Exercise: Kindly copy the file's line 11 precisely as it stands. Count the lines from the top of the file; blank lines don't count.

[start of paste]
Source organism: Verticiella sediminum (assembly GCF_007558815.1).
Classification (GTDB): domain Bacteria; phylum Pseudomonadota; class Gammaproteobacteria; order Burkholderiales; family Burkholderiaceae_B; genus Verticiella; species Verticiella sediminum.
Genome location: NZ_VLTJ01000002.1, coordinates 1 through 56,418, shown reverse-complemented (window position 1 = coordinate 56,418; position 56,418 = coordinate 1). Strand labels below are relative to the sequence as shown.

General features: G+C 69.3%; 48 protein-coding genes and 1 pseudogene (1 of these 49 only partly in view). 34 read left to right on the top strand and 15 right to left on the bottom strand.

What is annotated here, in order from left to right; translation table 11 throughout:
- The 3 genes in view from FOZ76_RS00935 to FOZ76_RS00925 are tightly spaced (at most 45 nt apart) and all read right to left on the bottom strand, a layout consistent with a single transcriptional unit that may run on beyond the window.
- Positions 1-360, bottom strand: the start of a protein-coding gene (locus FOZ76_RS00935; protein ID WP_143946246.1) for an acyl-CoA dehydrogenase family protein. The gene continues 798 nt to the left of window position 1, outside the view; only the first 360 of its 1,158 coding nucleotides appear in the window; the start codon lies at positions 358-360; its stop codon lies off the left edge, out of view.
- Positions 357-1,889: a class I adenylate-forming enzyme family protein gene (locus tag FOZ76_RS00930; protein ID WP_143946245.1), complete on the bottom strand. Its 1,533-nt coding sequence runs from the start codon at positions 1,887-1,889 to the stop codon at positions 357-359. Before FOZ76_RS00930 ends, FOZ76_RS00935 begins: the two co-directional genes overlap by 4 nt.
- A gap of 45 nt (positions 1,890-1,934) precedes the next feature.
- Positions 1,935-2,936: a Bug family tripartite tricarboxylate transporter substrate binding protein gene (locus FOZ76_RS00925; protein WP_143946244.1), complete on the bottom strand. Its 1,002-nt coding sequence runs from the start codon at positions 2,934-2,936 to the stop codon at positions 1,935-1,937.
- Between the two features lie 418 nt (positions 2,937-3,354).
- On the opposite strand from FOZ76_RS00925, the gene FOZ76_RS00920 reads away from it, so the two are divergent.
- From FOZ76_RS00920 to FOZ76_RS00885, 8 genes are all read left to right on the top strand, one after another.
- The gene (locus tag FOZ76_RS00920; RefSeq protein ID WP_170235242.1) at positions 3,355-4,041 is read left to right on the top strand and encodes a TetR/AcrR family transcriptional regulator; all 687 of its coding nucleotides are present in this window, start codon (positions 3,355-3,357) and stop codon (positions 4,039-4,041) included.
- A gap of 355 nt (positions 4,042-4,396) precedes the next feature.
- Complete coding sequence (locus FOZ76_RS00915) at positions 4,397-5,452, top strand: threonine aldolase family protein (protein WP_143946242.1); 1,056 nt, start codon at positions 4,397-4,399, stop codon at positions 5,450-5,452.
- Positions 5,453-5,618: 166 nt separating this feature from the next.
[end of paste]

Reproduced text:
- Between the two features lie 418 nt (positions 2,937-3,354).